This is the way to go, I thought, swinging into the saddle. To truly appreciate this part of the country, I needed to blaze through the heart of it, on a bike.

I'm in Northland on Nga Haeraenga, the New Zealand Cycle Trail. The first segment, which opened two years ago, spans 20km and takes riders from Kaikohe to Okaihau.

Following old rail lines and skirting Lake Omapere, it’s super pretty, with an old rail tunnel dating back to 1915 thrown in for good measure. It’s a moderately easy ride. Another 14km opened soon after my recent visit and, when fully completed, the trail will cover about 80km, connecting the east and west coasts.

Known as the Twin Coast Cycle Trail Pou Herenga Tai these paths are spectacular, showing off tracts of land that, until now, only farmers and hunters have seen. Pulling into Paihia on a Thursday afternoon, our timing was spot on, because that’s when the farmers’ market brightens up the village green. We stocked up on smoked fish, cheeses, artisan breads, eggs and vine-ripened tomatoes in readiness for our jaunt.

Bright and early the following morning, our adventure began in Opua, 10 minutes’ drive from Paihia. At the bottom of the Opua hill, instead of turning right for the car ferry to Russell, we took a left along Baffin Street to the track to Long Bridge. This terrifically picturesque section is easy riding. It runs alongside rows of pleasure boats in dry docks, then breaks out into mangrove-lined avenues.

Thanks to recent king tides, the water was lapping at either side of the trail. Old train tracks and an impressive brick tunnel are still visible; it’s easy to imagine what a thriving place this once was. Fantails flitted across our path in the hope our wheels would churn up some kai.

I gazed longingly at the tucked-away houses and imagined how idyllic living here would be. We pedalled to an old, crescent-shaped railway bridge that marked the end of the line.

By late summer, cyclists will be able to ride all the way through to Kawakawa or, if they time it right, catch a ride on the heritage steam train that operates at weekends and during school holidays. A little under 14km return, this ride is a little beauty and I wondered how the next leg could possibly better it.

We met Ray from Top Trail Hire and Tours, who bundled us and our bikes into his van because the next segment on our agenda was the Utukura Valley Trail that starts just outside Okaihau. Sure, we could have cycled from Kaikohe to Okaihau, but Ray suggested he drop us off at Okaihau itself.

This splendid little town has a cafe, a pub, a dairy and two schools, and, if the vibrant gardens are anything to go by, the locals are an industrious lot. One has created railway-themed boutique accommodation on her front lawn. We rode through town and out into the country.cycling square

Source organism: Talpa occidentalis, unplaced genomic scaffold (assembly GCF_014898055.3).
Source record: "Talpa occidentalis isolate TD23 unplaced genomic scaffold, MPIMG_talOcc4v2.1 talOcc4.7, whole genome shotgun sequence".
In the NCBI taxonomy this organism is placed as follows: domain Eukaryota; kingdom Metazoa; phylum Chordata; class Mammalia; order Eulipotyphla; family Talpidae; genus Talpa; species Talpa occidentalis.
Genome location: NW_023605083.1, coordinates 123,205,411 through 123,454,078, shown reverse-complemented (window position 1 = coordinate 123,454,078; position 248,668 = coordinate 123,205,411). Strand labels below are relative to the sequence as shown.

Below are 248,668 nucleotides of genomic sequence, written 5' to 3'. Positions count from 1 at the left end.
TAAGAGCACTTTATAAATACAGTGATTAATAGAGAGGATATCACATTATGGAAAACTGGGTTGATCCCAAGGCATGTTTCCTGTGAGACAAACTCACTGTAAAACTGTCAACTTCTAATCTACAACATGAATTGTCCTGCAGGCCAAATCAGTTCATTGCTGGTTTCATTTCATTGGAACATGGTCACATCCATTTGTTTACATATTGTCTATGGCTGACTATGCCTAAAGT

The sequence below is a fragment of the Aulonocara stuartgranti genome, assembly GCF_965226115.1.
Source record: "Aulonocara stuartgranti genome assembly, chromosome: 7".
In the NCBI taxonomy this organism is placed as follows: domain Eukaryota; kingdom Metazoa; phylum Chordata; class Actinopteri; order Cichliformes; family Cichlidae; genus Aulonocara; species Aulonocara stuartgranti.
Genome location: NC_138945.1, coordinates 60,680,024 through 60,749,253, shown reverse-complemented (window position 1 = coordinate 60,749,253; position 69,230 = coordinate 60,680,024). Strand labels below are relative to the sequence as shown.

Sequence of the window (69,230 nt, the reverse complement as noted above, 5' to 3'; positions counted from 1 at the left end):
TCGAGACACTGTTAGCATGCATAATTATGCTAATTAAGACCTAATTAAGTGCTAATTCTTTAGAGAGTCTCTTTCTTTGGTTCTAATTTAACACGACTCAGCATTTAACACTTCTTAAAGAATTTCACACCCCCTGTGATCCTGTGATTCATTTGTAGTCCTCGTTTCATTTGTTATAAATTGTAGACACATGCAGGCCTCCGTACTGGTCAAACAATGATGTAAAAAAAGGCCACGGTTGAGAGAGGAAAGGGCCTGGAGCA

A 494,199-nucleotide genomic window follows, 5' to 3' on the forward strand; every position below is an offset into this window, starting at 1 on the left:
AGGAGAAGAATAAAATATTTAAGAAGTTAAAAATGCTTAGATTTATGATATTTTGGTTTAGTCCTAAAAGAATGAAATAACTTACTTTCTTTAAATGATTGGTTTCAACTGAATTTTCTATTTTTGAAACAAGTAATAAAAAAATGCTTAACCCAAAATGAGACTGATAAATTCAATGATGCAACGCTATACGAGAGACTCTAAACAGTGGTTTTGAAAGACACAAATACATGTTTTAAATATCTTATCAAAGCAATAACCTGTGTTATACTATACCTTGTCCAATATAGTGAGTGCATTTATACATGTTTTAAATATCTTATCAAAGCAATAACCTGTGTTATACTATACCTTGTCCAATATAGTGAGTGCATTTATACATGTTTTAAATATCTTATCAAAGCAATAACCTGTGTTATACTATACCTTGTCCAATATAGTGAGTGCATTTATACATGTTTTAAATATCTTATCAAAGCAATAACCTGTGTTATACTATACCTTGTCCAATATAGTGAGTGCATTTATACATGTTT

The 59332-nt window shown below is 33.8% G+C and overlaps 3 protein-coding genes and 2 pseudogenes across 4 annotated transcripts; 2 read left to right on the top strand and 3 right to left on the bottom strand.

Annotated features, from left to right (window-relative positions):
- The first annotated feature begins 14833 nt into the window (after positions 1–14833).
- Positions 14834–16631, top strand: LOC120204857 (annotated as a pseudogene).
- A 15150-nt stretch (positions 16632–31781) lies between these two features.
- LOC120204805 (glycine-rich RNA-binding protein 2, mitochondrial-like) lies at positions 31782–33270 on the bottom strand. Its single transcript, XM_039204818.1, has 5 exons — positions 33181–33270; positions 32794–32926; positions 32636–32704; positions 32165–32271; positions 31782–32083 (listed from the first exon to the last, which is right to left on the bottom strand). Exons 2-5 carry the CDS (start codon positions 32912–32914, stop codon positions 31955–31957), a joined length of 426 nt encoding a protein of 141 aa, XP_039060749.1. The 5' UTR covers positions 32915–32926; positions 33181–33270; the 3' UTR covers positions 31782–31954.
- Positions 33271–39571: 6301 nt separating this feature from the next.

Ray suggested we do it this way round, starting with a very steep downhill. This segment isn’t on the rail corridor so has a few more twists and turns than the other routes, making the riding a bit more challenging. The loose shingle meant our brakes needed serious bite, but we knew we had the option of getting off and walking if it felt too steep to ride, and we didn’t need to do that. 

Thanks to the generosity of six farming families, Utukura Valley Trail cuts a swathe through private land. The rich green grass, the woods, the animals, the river rushing over rugged rocks, and the distant squeaking of lofty pines combined to create some of the finest riding I’ve experienced on Nga Haerenga.

Eventually this trail will continue all the way to Horeke, home to the country’s oldest licensed tavern and those geological marvels, the Wairere Boulders. Ray is confident the trail will have a positive effect on the small towns surrounding the cycleway, and, as it becomes more popular, it’ll improve the fortunes of places such as Moerewa, Okaihau, Horeke and Kaikohe.

“There’s lots of goodwill for the trail coming from various quarters,” he says. “Enthusiasm is growing.”

Many riders will want to turn around and do the whole thing in reverse, as we had with Opua, but the prospect of that big uphill made us grateful to find Ray parked at the end of the track, ready to transport us back to Top Trail HQ, which also meant we had time for a dip at Ngawha Hot Springs.

It was the perfect end to a perfect day.  

Reported by Elisabeth Easther for our AA Directions Autumn 2019 issue

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